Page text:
Augar report: The report retains the mixed funding model, albeit with a number of changes including reducing the tuition fee to £7,500 but extending the repayment period to forty years after study has ended.
The report also recommends retaining the current interest rate, but proposes removing real in-study interest, so that loan balances track inflation during study.
5. Uses of tuition fees
HEPI recommendation: The HEPI/AdvanceHE Student Academic Experience Survey shows around three-quarters of students do not feel they have enough information on how their tuition fees are spent. We suggested this limits the understanding that students, policymakers and the media have of the cost base of a typical university, and should be addressed. We subsequently went on to publish a report on this topic in November 2018, entitled Where do student fees really go? Following the pound.
Augar report: Throughout the report reference is made to the need for clearer public information on how tuition fees are spent. Principle 5 explicitly sets this out, though focuses on the taxpayer rather than the student:
Principle 5. Organisations providing education and training must be accountable for the public subsidy they receive. The receipt of taxpayer funding, whether this is directly through grants or indirectly through forgiveable loans, carries with it the expectation of transparency and accountability for the purposes to which it is put and the outcomes that it delivers.
There should be no sense of entitlement.
6. Misunderstanding among applicants
HEPI recommendation: Research conducted by HEPI and Unite Students found applicants to have some significant misunderstandings about higher education, including on their expenditure, contact hours and mental health. We called for collective action to address this from schools, universities and government.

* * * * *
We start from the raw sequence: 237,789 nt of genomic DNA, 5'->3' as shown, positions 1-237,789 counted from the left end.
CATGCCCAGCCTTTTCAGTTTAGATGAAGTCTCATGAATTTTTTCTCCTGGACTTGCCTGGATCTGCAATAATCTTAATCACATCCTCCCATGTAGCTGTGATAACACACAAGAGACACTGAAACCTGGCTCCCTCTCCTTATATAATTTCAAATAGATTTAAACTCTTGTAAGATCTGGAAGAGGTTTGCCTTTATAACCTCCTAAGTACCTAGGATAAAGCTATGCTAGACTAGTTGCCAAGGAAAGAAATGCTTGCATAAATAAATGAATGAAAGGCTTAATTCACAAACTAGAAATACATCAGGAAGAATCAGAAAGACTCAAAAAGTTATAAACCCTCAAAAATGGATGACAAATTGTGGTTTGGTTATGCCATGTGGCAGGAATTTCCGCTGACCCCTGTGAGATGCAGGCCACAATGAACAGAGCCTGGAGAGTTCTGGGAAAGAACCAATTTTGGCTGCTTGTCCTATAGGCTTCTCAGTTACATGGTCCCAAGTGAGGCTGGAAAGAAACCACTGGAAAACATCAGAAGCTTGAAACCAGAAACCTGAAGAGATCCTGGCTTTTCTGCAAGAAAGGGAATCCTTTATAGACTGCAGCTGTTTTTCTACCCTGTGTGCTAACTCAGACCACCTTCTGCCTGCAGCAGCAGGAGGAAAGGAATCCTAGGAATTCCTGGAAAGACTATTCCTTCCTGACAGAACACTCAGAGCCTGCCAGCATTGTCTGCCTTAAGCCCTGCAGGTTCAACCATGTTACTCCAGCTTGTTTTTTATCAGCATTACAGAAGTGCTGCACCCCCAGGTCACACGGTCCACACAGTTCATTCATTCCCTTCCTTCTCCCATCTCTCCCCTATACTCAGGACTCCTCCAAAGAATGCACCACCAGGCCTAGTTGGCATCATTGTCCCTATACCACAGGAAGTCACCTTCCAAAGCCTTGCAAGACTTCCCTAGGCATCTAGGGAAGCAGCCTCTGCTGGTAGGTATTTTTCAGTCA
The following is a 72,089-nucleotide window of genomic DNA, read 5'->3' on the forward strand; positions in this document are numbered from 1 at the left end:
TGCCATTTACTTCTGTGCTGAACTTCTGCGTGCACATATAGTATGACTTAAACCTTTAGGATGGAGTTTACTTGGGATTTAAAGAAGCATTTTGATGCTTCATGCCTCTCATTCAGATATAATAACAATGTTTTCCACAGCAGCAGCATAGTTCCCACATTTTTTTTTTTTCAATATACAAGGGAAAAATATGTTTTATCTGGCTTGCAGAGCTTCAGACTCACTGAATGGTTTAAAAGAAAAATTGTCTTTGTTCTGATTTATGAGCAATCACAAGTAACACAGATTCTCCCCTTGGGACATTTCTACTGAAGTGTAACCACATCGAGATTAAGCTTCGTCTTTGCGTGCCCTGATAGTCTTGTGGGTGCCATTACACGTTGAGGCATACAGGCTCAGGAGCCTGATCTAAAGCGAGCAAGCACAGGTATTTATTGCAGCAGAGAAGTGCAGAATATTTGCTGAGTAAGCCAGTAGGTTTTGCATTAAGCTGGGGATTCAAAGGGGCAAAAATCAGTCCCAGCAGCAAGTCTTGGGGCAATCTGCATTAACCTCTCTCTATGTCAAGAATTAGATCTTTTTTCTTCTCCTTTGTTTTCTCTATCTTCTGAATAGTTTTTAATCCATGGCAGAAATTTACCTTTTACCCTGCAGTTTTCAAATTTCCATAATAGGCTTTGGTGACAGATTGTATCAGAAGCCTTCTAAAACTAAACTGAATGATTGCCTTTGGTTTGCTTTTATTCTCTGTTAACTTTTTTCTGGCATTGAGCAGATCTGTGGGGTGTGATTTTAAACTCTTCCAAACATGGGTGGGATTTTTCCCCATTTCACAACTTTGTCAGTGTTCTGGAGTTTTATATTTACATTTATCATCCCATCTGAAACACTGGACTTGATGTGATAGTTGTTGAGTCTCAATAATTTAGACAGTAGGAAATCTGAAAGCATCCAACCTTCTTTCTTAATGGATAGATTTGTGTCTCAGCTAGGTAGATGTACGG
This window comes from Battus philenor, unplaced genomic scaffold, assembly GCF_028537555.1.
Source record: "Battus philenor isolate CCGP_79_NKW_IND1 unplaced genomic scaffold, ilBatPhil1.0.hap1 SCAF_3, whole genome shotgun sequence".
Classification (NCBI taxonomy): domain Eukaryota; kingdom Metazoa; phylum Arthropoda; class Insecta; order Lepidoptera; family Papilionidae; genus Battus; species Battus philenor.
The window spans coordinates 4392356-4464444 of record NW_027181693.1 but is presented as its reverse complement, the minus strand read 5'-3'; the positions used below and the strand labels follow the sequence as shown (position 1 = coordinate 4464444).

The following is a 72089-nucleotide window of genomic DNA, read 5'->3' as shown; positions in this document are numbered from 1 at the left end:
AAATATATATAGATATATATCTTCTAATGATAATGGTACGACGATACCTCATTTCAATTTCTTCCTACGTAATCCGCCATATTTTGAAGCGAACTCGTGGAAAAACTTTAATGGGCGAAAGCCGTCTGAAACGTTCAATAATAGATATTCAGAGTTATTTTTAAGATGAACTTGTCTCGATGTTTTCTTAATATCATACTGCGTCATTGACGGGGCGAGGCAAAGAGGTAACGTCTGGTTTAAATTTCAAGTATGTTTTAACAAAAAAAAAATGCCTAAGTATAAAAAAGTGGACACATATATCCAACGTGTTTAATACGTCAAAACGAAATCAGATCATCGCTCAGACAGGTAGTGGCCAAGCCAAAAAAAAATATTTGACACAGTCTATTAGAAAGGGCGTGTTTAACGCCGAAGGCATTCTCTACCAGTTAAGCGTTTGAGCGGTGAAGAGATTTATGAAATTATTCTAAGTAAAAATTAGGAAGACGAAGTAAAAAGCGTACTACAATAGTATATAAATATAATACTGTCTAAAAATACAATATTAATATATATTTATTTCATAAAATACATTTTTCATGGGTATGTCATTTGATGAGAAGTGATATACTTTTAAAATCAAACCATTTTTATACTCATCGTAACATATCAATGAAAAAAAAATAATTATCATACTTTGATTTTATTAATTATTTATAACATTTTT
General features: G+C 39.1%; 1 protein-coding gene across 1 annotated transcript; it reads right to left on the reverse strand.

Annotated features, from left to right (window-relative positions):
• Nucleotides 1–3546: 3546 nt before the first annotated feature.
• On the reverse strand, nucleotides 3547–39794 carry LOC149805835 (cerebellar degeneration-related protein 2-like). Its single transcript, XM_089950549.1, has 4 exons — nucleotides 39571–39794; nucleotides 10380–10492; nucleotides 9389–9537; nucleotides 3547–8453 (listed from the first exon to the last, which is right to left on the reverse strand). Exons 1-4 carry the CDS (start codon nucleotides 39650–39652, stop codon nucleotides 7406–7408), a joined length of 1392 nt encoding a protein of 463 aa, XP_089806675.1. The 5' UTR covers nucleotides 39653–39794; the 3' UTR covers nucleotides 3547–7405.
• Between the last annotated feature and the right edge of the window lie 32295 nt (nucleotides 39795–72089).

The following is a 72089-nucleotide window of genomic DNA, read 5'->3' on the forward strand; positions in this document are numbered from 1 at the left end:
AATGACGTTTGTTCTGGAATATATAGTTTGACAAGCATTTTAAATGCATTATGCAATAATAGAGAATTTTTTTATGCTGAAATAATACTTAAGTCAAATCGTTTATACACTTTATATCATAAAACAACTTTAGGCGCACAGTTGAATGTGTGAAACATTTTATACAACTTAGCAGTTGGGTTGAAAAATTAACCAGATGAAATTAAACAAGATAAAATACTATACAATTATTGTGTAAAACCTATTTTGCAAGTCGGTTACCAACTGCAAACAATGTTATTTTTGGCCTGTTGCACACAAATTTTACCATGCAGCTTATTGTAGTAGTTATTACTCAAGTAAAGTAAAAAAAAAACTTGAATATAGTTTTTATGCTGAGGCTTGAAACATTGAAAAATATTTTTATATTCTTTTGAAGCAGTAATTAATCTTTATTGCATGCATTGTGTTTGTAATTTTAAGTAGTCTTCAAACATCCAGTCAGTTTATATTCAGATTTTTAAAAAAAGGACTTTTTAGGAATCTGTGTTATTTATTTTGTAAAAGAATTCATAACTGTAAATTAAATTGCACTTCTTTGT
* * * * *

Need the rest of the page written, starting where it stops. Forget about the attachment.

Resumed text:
Augar report: Although the report does highlight the need to provide good information, advice and guidance to prospective students, it focuses on informing them on which route into study to take, whether this be through a developed Unistats for prospective higher education students or an equivalent to UCAS for further education. It does not address the need to provide information to correct these misunderstandings about the higher education experience.
Mark: Needs more work
7. Outreach versus spending on bursaries
HEPI recommendation: We questioned the use of such a high proportion of access spending on bursaries, arguing these are less effective than outreach activity. It is worth noting that we were not calling for the reduction of outreach spending but instead suggesting more effective allocation of these funds.
Augar report: The report found wide-ranging practice between institutions in administering outreach funding and called for better evidence on which interventions are most effective (‘we note with surprise the absence of
any over-arching assessment of the impact of different approaches to widening participation and success’). But it did not specifically discuss whether bursaries are the best use of this funding.
Mark: Could do better
8. Accounting treatment of student loans